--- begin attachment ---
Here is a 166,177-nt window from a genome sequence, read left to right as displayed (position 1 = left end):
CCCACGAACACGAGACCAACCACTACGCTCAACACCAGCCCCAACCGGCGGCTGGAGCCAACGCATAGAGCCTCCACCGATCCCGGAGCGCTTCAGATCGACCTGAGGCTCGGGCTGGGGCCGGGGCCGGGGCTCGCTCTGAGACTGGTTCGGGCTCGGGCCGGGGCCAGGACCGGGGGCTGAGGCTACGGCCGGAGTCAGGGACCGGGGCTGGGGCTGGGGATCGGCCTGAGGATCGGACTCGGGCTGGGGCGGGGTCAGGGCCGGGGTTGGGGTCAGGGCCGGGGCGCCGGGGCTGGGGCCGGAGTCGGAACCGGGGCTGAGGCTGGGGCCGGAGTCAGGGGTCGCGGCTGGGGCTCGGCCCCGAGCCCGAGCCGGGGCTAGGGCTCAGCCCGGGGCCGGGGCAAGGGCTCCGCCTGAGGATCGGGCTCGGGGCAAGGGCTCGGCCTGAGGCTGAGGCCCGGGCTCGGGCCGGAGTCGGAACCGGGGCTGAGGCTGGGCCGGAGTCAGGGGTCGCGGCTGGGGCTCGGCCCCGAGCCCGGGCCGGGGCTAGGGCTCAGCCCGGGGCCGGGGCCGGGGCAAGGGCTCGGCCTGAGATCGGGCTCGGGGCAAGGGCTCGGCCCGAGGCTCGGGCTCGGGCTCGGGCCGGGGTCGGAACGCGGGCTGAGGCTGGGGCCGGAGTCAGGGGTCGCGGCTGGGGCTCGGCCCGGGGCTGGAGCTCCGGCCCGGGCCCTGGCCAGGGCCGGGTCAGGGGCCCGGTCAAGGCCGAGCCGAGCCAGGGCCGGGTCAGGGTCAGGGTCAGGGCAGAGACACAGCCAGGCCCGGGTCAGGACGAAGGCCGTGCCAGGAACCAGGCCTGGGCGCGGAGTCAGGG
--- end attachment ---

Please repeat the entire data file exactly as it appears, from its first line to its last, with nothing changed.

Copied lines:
Here is a 166,177-nt window from a genome sequence, read left to right as displayed (position 1 = left end):
CCCACGAACACGAGACCAACCACTACGCTCAACACCAGCCCCAACCGGCGGCTGGAGCCAACGCATAGAGCCTCCACCGATCCCGGAGCGCTTCAGATCGACCTGAGGCTCGGGCTGGGGCCGGGGCCGGGGCTCGCTCTGAGACTGGTTCGGGCTCGGGCCGGGGCCAGGACCGGGGGCTGAGGCTACGGCCGGAGTCAGGGACCGGGGCTGGGGCTGGGGATCGGCCTGAGGATCGGACTCGGGCTGGGGCGGGGTCAGGGCCGGGGTTGGGGTCAGGGCCGGGGCGCCGGGGCTGGGGCCGGAGTCGGAACCGGGGCTGAGGCTGGGGCCGGAGTCAGGGGTCGCGGCTGGGGCTCGGCCCCGAGCCCGAGCCGGGGCTAGGGCTCAGCCCGGGGCCGGGGCAAGGGCTCCGCCTGAGGATCGGGCTCGGGGCAAGGGCTCGGCCTGAGGCTGAGGCCCGGGCTCGGGCCGGAGTCGGAACCGGGGCTGAGGCTGGGCCGGAGTCAGGGGTCGCGGCTGGGGCTCGGCCCCGAGCCCGGGCCGGGGCTAGGGCTCAGCCCGGGGCCGGGGCCGGGGCAAGGGCTCGGCCTGAGATCGGGCTCGGGGCAAGGGCTCGGCCCGAGGCTCGGGCTCGGGCTCGGGCCGGGGTCGGAACGCGGGCTGAGGCTGGGGCCGGAGTCAGGGGTCGCGGCTGGGGCTCGGCCCGGGGCTGGAGCTCCGGCCCGGGCCCTGGCCAGGGCCGGGTCAGGGGCCCGGTCAAGGCCGAGCCGAGCCAGGGCCGGGTCAGGGTCAGGGTCAGGGCAGAGACACAGCCAGGCCCGGGTCAGGACGAAGGCCGTGCCAGGAACCAGGCCTGGGCGCGGAGTCAGGG